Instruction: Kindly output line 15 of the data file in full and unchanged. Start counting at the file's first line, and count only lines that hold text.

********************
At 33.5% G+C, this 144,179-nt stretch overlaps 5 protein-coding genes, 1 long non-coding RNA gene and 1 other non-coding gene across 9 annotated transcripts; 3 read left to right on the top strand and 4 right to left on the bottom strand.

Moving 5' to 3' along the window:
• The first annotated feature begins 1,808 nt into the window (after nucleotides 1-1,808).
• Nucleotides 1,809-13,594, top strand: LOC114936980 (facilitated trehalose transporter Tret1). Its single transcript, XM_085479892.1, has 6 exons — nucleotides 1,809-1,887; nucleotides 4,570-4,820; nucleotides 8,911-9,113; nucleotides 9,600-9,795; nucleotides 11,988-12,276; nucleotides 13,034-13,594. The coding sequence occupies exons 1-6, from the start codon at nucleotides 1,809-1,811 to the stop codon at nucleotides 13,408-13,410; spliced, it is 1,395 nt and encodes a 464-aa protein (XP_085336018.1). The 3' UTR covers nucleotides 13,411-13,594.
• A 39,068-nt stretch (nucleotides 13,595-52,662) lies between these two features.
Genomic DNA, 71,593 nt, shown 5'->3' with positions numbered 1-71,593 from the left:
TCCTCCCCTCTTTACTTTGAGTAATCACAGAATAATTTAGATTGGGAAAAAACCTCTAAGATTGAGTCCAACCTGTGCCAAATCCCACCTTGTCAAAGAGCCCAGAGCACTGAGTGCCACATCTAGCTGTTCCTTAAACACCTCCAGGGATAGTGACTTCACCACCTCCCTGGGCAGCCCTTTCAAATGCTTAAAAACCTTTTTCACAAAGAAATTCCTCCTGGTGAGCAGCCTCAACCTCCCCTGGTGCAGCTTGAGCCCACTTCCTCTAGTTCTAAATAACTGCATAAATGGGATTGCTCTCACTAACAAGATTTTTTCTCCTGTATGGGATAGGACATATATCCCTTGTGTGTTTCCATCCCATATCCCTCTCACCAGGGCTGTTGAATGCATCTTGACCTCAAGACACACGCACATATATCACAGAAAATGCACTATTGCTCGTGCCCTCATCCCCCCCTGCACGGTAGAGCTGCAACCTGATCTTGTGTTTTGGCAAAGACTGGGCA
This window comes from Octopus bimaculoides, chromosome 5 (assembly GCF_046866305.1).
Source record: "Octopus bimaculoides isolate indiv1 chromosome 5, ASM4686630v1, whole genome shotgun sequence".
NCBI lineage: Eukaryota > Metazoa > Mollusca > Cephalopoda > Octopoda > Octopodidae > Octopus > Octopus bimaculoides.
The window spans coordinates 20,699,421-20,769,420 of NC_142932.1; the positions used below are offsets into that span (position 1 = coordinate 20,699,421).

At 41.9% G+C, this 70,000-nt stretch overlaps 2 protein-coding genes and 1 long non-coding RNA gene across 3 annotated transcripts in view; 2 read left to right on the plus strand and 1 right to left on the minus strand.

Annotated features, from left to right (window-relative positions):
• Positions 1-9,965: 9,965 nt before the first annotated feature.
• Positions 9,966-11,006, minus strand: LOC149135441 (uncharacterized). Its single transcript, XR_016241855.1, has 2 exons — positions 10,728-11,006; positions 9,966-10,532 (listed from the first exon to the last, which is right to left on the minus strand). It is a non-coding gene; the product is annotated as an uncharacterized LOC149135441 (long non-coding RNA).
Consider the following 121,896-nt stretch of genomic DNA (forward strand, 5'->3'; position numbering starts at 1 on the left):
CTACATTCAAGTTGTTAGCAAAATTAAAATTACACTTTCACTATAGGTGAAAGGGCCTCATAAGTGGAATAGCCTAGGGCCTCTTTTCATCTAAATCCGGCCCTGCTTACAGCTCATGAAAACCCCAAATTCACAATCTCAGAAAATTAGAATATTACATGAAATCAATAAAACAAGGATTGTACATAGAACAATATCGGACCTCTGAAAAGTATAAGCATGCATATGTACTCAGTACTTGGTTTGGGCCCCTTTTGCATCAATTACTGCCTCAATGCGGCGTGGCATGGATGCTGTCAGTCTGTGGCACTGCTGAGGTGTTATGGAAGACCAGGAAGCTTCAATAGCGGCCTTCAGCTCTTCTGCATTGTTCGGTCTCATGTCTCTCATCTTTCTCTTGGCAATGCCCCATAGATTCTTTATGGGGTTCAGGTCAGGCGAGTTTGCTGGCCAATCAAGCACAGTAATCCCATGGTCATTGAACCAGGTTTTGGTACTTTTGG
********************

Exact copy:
• Positions 9,966-11,006, minus strand: LOC149135441 (uncharacterized). Its single transcript, XR_016241855.1, has 2 exons — positions 10,728-11,006; positions 9,966-10,532 (listed from the first exon to the last, which is right to left on the minus strand). It is a non-coding gene; the product is annotated as an uncharacterized LOC149135441 (long non-coding RNA).